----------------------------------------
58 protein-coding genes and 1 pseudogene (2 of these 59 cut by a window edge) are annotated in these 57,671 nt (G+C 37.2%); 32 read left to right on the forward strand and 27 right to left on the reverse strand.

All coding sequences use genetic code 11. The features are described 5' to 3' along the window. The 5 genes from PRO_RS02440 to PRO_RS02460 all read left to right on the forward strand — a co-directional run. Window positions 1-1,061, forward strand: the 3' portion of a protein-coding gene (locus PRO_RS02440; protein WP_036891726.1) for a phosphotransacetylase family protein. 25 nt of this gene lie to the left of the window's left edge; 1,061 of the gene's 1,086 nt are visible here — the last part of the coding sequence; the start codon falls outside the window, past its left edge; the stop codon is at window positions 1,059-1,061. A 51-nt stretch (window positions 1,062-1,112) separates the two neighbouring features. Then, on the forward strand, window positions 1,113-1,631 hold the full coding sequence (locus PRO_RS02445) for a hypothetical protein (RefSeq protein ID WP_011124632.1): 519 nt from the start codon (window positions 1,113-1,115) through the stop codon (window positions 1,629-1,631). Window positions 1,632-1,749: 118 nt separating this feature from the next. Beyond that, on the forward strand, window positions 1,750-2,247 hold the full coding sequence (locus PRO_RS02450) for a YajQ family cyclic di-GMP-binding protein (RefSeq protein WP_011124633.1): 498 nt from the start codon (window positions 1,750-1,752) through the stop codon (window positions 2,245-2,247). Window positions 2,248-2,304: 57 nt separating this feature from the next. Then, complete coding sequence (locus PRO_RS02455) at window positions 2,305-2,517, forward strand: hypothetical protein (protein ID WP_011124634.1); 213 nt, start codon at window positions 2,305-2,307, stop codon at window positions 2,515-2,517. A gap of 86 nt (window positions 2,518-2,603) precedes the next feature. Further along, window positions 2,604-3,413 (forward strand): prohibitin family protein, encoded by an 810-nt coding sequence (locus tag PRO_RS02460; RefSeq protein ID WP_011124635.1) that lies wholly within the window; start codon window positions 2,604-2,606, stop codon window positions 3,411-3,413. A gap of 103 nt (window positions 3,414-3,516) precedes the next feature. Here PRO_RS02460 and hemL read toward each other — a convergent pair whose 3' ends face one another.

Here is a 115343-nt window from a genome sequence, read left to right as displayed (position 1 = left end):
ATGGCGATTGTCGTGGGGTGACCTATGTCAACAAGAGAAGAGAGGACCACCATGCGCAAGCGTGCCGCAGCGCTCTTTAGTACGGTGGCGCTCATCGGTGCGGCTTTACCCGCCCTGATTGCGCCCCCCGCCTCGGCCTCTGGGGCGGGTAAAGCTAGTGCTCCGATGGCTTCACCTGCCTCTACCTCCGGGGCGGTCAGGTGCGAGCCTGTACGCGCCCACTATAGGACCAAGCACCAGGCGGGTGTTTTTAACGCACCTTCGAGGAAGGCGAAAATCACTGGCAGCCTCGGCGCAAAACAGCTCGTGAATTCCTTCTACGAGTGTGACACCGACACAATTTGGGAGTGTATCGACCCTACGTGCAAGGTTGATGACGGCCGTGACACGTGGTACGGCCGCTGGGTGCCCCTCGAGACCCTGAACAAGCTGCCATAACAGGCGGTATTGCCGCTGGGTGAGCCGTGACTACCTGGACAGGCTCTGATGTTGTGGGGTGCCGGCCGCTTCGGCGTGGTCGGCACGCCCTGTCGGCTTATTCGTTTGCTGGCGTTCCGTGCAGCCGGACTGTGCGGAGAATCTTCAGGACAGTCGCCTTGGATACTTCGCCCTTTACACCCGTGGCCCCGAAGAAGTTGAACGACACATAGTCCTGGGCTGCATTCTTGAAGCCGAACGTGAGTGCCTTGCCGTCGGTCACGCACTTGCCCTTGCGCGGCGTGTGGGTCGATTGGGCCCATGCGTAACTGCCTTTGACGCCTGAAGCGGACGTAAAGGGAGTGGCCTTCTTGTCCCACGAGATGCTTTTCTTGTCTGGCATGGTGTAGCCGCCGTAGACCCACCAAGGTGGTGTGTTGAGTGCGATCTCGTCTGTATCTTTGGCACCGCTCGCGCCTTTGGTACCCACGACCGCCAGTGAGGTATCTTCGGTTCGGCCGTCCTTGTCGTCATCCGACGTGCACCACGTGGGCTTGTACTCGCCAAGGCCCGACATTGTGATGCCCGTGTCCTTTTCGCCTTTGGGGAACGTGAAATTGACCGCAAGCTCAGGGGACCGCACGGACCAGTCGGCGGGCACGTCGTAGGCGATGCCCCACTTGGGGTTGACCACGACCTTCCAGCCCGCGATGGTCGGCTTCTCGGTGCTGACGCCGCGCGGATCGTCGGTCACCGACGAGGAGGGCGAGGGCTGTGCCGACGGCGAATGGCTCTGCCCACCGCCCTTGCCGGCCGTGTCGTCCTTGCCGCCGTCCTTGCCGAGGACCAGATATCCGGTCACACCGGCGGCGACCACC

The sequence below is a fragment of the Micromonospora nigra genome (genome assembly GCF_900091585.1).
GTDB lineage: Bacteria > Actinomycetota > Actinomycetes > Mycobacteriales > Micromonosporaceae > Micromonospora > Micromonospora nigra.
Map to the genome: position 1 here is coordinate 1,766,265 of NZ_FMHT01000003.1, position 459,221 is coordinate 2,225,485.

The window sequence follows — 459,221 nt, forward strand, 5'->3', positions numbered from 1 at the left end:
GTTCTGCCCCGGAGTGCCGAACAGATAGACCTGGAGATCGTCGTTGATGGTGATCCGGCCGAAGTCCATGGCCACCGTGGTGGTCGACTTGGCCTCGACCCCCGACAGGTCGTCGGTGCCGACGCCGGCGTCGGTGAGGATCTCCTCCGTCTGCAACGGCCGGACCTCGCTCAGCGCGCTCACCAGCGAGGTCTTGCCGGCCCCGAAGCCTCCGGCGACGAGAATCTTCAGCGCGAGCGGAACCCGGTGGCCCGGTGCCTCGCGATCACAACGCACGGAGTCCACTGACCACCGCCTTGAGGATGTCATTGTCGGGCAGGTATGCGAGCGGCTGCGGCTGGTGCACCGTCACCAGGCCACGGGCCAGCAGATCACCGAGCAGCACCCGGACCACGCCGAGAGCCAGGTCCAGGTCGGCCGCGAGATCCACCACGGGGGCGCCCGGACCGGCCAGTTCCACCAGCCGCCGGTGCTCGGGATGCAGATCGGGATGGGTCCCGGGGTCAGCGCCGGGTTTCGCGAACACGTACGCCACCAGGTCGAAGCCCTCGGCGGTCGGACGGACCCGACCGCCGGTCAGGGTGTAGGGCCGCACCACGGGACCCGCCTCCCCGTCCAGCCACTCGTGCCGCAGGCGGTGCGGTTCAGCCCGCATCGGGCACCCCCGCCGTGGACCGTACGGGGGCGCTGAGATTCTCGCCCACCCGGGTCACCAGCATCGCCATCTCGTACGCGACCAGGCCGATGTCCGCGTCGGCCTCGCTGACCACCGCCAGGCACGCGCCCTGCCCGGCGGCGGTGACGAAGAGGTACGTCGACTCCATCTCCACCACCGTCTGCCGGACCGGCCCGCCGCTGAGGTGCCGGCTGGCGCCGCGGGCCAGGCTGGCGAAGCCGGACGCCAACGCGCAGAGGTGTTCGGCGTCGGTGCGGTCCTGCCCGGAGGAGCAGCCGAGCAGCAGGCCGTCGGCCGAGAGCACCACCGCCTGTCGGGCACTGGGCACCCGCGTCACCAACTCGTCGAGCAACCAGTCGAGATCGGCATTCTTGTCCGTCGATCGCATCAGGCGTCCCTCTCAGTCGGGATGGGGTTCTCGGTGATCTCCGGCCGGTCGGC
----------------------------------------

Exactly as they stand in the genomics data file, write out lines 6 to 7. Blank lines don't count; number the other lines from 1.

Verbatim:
GTDB lineage: Bacteria > Actinomycetota > Actinomycetes > Mycobacteriales > Micromonosporaceae > Micromonospora > Micromonospora nigra.
Map to the genome: position 1 here is coordinate 1,766,265 of NZ_FMHT01000003.1, position 459,221 is coordinate 2,225,485.